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WASHINGTON (Reuters) - U.S. farmers who have been holding out for higher prices for their corn may finally sell their grain below target levels in the next few weeks as a government report released on Friday underscores the huge supplies left in storage bins around the country, analysts said. The U.S. Agriculture Department said that farmers still had 2.841 billion bushels of corn in their storage bins as of June 1, the fifth most ever for that time period. It was the highest June 1 on-farm corn storage recording in 29 years and an indication that the market could remain under pressure until harvest.
Total corn stocks as of June 1 stood at 5.225 billion bushels, the third biggest ever for the period and the most in 30 years.
The large stocks persisted even though farmers moved 2.067 billion bushels of corn out of their storage bins between March and June, according to the USDA. It was the third-largest removal of stocks for the period on record.
The massive supplies have hung over the market since last autumn's harvest and allowed grain dealers to keep their basis bids weak. The market weakness is likely to persist as dealers expect the Midwest to be flush with grain again once farmers start rolling their combines.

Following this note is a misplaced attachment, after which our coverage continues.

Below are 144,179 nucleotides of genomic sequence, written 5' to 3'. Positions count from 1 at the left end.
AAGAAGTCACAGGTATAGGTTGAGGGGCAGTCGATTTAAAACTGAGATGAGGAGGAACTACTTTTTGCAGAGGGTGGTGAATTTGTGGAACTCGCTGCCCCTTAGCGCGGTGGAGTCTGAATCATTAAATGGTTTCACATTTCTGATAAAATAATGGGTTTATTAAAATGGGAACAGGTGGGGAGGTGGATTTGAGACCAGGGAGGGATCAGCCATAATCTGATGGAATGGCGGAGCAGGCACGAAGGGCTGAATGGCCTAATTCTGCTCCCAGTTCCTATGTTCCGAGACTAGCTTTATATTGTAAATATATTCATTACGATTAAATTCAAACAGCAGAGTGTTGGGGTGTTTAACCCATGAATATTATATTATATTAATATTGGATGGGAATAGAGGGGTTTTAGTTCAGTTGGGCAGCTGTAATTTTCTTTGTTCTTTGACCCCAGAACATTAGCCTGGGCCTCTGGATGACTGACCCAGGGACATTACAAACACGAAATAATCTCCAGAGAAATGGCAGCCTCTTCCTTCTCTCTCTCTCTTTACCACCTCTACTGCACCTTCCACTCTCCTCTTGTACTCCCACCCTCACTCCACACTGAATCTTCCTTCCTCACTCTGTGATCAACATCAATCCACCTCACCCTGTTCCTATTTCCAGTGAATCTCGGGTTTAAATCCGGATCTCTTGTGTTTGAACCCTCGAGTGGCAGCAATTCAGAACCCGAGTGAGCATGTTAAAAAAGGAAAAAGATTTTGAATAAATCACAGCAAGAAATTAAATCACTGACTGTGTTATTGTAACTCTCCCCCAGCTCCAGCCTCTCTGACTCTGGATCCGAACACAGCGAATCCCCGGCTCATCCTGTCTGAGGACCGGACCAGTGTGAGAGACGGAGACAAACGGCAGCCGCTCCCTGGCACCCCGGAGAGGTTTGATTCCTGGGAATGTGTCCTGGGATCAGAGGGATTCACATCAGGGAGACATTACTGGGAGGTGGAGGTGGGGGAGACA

Farmers who have been waiting for rally will need to clear out storage bins to make room, regardless of price, said Brian Hoops, analyst at Midwest Market Solutions.
"There is a lot of farmer selling we have to see," he said "Fourth of July is the dividing time – if they don't get a weather rally, they will have to dump their product. They don't want to but the market is telling them they have to."
Farmers have pointed to $4-per-bushel of corn as their break even level, but the Chicago Board of Trade most-actively traded corn futures contract has traded below that point for the past year. Most cash bids for corn were posted lower than futures market prices. [GRA/M]
Corn futures fell 0.5 percent between March and June, and the $3.83 high hit during the quarter was the lowest spring peak since 2006, leaving them with few opportunities to lock in a profit.
But prices rose 1.2 percent during June, which may have prompted some sales that did not show up in the government data.
"We have to remember this is a June 1 report," Price Futures Group analyst Jack Scoville said. "I think (stocks) are already down, and I think a lot of the on-farm is in the process of moving right now."
Additional reporting by Michael Hirtzer in Chicago; Editing by Marguerita Choy